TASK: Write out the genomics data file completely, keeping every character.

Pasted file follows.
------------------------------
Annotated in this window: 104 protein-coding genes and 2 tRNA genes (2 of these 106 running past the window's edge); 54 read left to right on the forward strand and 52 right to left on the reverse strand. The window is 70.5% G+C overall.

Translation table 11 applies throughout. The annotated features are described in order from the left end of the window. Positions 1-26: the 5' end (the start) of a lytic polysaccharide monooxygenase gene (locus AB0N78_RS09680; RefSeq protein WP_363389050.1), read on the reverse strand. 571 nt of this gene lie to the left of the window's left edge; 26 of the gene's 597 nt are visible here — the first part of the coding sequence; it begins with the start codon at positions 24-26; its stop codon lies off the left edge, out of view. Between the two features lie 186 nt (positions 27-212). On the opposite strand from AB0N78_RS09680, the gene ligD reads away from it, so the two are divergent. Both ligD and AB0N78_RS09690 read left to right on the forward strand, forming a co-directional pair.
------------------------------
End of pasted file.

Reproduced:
Annotated in this window: 104 protein-coding genes and 2 tRNA genes (2 of these 106 running past the window's edge); 54 read left to right on the forward strand and 52 right to left on the reverse strand. The window is 70.5% G+C overall.

Translation table 11 applies throughout. The annotated features are described in order from the left end of the window. Positions 1-26: the 5' end (the start) of a lytic polysaccharide monooxygenase gene (locus AB0N78_RS09680; RefSeq protein WP_363389050.1), read on the reverse strand. 571 nt of this gene lie to the left of the window's left edge; 26 of the gene's 597 nt are visible here — the first part of the coding sequence; it begins with the start codon at positions 24-26; its stop codon lies off the left edge, out of view. Between the two features lie 186 nt (positions 27-212). On the opposite strand from AB0N78_RS09680, the gene ligD reads away from it, so the two are divergent. Both ligD and AB0N78_RS09690 read left to right on the forward strand, forming a co-directional pair.